4 . The O-line has been criticized a lot this year. Is it hard to hear that, and how do you handle the criticism?

“We’re kind of used to it by now. And really the only thing we can do is just to keep working and try to grind out a win. It sucks, but I gotta count my blessings, too. I’m still playing Div. I football.”

5 . How big would a win today be for the future of the program?

“Last year, when we were going into the West Virginia game (which KU won 31-19 in Lawrence), we were all kind of down, and when we won it just changed the outlook of everybody. It just changed the mentality and everything and really helped us get through the rest of the year with a little bit of confidence.”

Jayhawk Pulse

The 2014 season has not gone the way anyone in the KU football program had hoped, but there’s no doubt the Jayhawks will hit the field against ISU expecting a victory. Last week’s loss at Baylor was the first time under interim head coach Clint Bowen that the Jayhawks looked truly overmatched, and Bowen and the players took the loss hard for 24 hours. After that, they responded with hard work and toughness. Like the Jayhawks, the Cyclones are winless in the Big 12 this season, and this game is big for the confidence of both teams as they head down the home stretch.

Tale of the Tape

KU run game vs. ISU run D – advantage Kansas

KU pass game vs. ISU pass D – advantage Kansas

ISU run game vs. KU run D – advantage Kansas

ISU pass game vs. KU pass D – advantage Iowa State

Special teams – advantage Iowa State

Comments

Joe Ross 5 years, 3 months ago

RE: You grew up in Fairfield, Iowa, and played junior college football at Iowa Western. Does playing the Cyclones mean a little more?

“Yeah, it’s cool playing the Cyclones. I went to quite a few games there throughout high school, but the coolest thing is I know quite a few guys on that team, some guys that are playing, some guys that are just walk-ons, and it’s great getting to see them and to compete against them.”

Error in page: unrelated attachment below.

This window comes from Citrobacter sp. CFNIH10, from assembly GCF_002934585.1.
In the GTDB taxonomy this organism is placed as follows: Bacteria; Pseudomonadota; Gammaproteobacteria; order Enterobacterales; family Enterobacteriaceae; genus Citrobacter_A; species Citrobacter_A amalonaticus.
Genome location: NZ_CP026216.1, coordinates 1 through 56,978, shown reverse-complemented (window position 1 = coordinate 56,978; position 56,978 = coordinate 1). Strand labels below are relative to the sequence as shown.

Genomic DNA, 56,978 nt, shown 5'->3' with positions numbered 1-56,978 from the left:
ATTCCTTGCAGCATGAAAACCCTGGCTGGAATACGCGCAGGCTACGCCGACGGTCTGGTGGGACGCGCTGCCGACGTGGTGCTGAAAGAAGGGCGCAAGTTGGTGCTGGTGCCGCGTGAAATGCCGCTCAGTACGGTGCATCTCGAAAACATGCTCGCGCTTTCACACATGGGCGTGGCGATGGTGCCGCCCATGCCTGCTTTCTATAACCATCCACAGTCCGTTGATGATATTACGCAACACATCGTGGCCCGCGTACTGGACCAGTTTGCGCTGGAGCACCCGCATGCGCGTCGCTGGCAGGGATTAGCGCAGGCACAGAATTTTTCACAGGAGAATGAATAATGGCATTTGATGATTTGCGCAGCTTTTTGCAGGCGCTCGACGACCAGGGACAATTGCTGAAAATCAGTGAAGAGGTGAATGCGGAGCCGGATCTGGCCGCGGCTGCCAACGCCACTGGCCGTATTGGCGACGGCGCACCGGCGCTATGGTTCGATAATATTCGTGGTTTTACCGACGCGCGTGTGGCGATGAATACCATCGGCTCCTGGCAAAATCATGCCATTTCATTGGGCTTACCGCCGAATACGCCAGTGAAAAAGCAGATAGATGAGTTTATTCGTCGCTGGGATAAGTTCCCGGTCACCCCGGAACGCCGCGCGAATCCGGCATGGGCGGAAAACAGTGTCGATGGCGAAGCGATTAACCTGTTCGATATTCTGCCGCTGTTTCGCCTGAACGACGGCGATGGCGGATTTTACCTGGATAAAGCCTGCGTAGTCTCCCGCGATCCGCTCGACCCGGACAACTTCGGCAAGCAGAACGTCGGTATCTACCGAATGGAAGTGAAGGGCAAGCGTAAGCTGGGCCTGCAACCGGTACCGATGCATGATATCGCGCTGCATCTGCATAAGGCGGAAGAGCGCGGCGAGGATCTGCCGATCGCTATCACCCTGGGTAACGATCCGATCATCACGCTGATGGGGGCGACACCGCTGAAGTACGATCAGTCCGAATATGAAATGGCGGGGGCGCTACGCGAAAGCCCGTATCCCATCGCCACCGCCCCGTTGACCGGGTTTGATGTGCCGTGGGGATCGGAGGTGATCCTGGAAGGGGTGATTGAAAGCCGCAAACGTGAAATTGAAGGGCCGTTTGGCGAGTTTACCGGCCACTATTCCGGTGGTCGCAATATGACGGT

Where's Brett McCabe when you need him? He should let Smithburg know that there's nothing sentimental about guys devoted to beating our team.

Ed Brown 5 years, 3 months ago

He's a college kid, a couple years removed from his friends. Even professional athletes do this, after the game is over. Being able to tear it up on the field and then hang out after a game is a sign of maturity and resisting the urging of armchair athletes to hate all the time.

Doug Cramer 5 years, 3 months ago

Brett - it's fans like you that gave Perkins the support to get us where were at today.

Like it or not, Mangino is the greatest coach in KU history. Thats based strictly off of performance.

As soon as we finally have a football program going in the right direction and able to compete in this conference, we screw him over.

Maybe you should show a little respect for the guy that built great memories, for some of us that appreciated his time here.

Dale Rogers 5 years, 3 months ago

He is? I guess that's not saying a whole lot. He had a couple of good years. What about the end of his last year? I see Mangino as a good coach but not a great coach. Not even close.

Rick McGowwan 5 years, 3 months ago

yeah, it's probably time for the Mangino nonsense to stop. Was he a great coach? A career .510 win percentage says probably not. Was he competent? Yup, absolutely. He led KU to one of the greatest seasons in its history and brought a little hope every time the season started we would go bowling.

A HC has a lot of responsibilities, and though they are ranked by Ws and Ls, the sad fact is that Mark Mangino, without question, and beyond anything reasonable, pushed it too far with his players. His discipline bordered on abuse, and for a University that wants to educate and grow young men, actions like that simply can't be tolerated.

I hate everything that's happened since MM left, but being absolutely horrendous in football doesn't mean the decision to let him go was wrong. What it means is the decisions made afterwards were mistakes.

It's tough and controversial, but you just can't treat amateur athletes and kids that way. You just can't.

Tom Keegan 5 years, 3 months ago

It became way more difficult for Mangino to coach once the investigation started. That enabled the players to let loose with a sigh of relief and lose their edge. I believe Reesing to be a huge factor in Mangino's hot run, but he clearly had Kansas headed in right direction pre-Reesing. Post-Reesing? QB was pretty empty position so he would have needed to find a good one before winning again.

Bob Bailey 5 years, 3 months ago

Guessing that Mangino's problem was playing an injured Reesing much of the year, without a chance to recover to 100%.